Some children find that they struggle with the sensory input that a school environment provides. We aim to reduce the sensory difficulties that may be face by keeping a routine in place which is communicated with a visual timetable and warning children of any known changes in advance.
To support children with sensory difficulties, we might:
- Build in 'brain breaks' or 'sensory breaks' to support the child.
- Provide a quiet work space to use when needed.
- Seat the child away from doors, windows, or buzzing lights.
- Adjust the desk and chair so the student’s feet are flat on the floor and hips are at a 90-degree angle, or put a footstool under the desk.
- Attach a stretchy exercise band to the chair legs or desk for children who need to bounce their feet.
- Let the child work in a different position, like lying on the floor using a clipboard or at an easel.
- Provide a weighted vest, wiggle cushion, or other OT-approved sensory tools.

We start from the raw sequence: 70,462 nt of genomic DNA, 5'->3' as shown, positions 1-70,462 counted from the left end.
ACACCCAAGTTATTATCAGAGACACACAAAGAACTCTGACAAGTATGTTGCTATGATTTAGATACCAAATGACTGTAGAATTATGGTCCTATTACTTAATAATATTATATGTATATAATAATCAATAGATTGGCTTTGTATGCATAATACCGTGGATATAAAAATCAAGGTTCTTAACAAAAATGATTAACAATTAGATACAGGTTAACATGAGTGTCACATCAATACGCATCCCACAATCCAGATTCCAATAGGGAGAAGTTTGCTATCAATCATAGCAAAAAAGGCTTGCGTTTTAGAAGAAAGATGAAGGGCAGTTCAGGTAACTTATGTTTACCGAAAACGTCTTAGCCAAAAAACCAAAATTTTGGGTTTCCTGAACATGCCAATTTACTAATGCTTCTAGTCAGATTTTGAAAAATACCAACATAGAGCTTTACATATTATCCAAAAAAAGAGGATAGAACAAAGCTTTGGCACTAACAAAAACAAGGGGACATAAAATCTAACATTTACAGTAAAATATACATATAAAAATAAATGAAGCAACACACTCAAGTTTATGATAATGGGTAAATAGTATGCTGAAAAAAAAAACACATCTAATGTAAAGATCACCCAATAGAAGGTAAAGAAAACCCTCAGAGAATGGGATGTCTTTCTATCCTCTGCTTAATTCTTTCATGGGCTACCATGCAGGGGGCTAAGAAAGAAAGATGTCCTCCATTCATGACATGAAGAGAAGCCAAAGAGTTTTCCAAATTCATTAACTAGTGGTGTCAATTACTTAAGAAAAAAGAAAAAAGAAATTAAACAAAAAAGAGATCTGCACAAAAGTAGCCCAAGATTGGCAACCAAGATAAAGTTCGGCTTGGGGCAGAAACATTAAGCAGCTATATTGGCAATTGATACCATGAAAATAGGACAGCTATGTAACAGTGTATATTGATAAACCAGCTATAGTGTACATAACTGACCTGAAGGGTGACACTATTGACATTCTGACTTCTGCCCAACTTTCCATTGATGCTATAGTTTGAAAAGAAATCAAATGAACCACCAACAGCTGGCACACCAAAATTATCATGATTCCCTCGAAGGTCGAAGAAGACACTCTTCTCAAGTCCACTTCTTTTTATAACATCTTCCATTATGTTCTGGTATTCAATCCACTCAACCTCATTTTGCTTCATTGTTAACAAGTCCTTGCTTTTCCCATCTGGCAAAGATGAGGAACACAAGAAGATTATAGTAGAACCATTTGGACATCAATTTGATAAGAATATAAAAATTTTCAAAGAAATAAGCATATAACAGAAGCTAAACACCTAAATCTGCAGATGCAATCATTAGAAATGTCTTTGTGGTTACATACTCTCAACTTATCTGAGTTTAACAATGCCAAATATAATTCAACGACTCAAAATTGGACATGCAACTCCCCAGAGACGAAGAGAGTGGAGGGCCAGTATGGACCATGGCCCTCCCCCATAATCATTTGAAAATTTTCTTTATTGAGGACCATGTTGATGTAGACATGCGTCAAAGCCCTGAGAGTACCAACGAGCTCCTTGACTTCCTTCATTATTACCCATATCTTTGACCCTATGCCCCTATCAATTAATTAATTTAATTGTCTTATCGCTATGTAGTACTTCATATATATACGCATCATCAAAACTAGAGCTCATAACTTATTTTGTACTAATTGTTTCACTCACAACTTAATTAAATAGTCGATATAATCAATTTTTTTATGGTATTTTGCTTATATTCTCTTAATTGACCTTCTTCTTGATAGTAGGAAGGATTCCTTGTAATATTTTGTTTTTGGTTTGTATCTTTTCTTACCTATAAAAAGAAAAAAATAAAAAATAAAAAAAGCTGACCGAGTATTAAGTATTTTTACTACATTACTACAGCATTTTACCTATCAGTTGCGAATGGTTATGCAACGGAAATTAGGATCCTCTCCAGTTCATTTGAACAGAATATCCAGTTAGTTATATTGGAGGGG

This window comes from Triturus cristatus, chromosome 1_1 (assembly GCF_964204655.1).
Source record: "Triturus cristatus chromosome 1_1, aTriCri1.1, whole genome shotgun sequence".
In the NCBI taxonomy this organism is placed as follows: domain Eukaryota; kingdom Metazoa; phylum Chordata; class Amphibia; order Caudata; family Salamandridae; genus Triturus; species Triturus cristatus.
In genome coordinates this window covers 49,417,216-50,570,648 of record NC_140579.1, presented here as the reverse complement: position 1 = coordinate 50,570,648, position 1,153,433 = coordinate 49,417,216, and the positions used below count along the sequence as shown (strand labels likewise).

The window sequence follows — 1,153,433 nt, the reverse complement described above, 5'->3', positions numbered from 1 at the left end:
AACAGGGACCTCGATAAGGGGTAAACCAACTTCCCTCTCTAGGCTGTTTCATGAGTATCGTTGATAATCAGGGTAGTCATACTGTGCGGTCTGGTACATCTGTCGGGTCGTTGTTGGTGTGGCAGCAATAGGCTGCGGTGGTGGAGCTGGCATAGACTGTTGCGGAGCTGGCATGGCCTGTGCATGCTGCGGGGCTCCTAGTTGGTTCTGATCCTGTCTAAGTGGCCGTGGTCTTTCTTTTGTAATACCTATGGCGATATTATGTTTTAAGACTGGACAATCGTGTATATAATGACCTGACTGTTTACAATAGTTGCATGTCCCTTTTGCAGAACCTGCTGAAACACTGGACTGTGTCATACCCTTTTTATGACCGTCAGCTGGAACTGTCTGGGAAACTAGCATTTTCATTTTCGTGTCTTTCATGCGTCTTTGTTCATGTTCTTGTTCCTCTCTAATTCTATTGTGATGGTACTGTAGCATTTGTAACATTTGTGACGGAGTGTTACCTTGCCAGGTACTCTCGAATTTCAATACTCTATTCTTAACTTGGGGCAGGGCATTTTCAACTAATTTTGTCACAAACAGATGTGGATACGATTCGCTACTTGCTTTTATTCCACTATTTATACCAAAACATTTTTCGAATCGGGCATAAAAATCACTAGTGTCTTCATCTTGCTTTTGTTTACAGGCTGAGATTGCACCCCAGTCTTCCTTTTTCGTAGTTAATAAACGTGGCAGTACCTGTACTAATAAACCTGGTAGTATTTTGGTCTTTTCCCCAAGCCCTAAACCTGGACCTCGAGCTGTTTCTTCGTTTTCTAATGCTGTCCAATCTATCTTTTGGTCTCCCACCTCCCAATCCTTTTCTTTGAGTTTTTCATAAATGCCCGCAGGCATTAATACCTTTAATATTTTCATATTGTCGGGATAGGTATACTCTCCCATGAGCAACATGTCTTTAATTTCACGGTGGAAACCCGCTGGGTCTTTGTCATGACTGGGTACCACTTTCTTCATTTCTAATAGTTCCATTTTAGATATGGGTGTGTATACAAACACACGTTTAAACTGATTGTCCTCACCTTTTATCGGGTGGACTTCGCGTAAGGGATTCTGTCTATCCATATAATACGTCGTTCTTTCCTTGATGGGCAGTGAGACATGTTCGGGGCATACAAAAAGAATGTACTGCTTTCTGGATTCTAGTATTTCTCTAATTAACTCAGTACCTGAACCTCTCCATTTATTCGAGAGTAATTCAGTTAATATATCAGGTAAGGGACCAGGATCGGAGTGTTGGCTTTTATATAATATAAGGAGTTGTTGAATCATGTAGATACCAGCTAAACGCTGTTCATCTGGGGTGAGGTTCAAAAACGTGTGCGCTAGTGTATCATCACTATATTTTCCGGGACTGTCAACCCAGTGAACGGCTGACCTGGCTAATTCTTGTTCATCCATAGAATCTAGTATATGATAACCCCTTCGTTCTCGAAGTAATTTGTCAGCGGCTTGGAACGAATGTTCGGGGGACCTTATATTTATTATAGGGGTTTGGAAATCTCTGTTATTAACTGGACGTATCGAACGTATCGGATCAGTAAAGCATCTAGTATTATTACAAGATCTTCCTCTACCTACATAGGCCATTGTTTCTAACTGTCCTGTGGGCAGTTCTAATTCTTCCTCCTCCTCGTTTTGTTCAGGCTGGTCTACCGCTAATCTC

- Provide earplugs or noise-muffling headphones to help with noise sensitivity.
- Let the student use handheld fidgets.
- Work with the student to come up with a 'sign' to use when overwhelmed or in need of a break.
- Create a proactive behaviour support plan for handling sensory triggers.
- Give advance warning and verbal reminders of loud noises like planned fire alarms.
- Reduce the need for handwriting (for example, use fill-in-the-blank questions instead of short-answer questions).
- Allow extra time for writing to accommodate motor skills fatigue.
- Let the student use a computer.
- Reduce the amount of visual information on a page.
- Provide coloured overlays for reading to reduce visual distraction.
- Use blank pieces of paper to cover all but a few of the questions on a page.
- Offer pencil grips or writing boards.
- Use a highlighter or sticky notes to help the student stay alert and focused.
Every child is different so it is important that the school and home work together to create the right package of support for each child who experiences difficulties.
Helpful websites for more information: